Approaches to Improve the Performance of Storage and Processing-Subsystems in WebVigiL
World Wide Web has gained lot of prominence with respect to retrieving information and data delivery. Users are interested in monitoring selective changes to contents than merely surfing on the web. Selective content monitoring of the web requires an effective monitoring system for change detection and notification based on user requirements. WebVigiL is a profile-based system that monitors, retrieves, and detects specific changes to HTML and XML pages on the web and notifies users in a timely manner.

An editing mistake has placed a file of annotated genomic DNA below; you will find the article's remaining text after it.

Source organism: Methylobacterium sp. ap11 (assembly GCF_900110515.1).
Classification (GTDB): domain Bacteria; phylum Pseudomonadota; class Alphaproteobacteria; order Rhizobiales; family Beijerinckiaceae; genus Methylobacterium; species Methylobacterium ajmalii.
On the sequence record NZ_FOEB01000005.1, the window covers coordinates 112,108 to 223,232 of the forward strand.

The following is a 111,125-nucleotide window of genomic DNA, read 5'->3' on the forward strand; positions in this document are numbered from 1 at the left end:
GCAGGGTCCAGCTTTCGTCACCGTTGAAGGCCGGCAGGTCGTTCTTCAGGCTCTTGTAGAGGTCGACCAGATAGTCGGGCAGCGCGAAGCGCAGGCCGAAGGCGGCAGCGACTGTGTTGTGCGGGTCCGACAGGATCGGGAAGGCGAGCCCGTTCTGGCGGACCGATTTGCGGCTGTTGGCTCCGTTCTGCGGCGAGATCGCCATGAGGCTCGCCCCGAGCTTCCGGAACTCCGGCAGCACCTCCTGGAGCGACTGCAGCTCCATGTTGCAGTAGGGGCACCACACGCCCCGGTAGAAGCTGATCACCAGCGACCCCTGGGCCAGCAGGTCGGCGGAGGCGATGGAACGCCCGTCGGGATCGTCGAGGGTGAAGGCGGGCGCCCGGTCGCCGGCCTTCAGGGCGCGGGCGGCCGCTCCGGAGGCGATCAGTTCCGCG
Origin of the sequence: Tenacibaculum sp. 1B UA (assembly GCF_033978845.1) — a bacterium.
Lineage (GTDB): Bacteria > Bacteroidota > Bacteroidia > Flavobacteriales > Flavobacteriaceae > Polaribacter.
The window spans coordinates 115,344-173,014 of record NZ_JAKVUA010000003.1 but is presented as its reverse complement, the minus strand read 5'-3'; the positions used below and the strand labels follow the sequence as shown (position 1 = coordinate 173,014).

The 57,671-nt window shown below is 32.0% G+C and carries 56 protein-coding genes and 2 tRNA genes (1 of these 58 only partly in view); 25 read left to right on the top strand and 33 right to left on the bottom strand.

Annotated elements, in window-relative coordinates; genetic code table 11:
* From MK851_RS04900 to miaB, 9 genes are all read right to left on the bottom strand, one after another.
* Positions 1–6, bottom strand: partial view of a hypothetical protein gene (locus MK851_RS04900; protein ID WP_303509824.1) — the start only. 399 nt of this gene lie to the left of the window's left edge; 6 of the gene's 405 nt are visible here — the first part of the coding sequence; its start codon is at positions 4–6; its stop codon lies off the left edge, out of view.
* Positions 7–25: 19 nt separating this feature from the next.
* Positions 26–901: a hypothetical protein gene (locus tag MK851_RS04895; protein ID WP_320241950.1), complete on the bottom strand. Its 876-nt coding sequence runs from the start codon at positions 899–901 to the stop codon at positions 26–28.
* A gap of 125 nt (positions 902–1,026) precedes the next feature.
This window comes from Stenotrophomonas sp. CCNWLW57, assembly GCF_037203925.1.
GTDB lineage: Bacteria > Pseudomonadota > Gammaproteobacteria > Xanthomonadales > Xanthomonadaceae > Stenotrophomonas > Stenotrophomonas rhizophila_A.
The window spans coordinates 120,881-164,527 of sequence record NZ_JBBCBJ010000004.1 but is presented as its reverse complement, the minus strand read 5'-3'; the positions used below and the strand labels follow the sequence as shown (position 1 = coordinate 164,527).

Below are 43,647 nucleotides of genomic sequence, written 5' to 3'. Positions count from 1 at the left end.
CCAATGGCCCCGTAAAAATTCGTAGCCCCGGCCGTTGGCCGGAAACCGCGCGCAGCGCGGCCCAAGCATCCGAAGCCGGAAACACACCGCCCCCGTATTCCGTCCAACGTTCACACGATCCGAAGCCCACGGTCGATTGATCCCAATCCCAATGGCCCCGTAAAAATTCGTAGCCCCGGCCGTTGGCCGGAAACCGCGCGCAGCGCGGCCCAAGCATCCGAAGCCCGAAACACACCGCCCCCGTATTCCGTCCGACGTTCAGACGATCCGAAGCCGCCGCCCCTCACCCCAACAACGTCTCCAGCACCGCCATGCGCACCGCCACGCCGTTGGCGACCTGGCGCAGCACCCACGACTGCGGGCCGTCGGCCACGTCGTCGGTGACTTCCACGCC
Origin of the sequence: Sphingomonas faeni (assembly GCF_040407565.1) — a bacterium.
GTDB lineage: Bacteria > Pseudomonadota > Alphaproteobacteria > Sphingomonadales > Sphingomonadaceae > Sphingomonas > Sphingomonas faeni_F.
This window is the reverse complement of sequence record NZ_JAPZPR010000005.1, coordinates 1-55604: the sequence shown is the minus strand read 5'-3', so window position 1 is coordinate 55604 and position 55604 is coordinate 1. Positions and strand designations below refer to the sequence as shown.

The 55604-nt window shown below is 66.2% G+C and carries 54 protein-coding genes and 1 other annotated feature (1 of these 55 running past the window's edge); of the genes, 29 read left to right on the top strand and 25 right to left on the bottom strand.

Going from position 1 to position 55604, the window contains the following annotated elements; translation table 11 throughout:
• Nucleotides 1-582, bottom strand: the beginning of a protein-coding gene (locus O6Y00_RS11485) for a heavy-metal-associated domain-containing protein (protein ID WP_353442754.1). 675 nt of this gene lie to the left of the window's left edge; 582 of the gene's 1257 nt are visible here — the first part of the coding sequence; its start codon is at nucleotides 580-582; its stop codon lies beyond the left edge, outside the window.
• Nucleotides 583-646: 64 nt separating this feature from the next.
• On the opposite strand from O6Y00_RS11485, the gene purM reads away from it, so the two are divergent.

The first prototype concentrated on the functionality of the WebVigiL system. This thesis investigates improvements to the performance and reliability aspects of the first prototype in a number of ways. First, a novel object reuse strategy (similar to a buffer manager) has been proposed to reduce the number of times an object is retrieved from disk and converted into an in-memory object for change detection. Second, a diff-based version manager has been implemented to reduce the disk storage growth thereby improving the scalability of the system. Third, as the WebVigiL system is prone to system failures, recovery has been added to make sure that the WebVigiL server can recover gracefully after a failure and continue to monitor sentinels. Of course, no monitoring is possible during its downtime. However, previously defined sentinels will continue to be monitored after recovery as if the system never went down. Intelligent fetching of monitored pages is currently done at the WebVigiL mediator. As part of this thesis, a server-side (at the web site where the page resides) fetch has been introduced and its effectiveness has been analyzed with respect to the data transfer and the number of fetches as compared to the mediator-side fetch.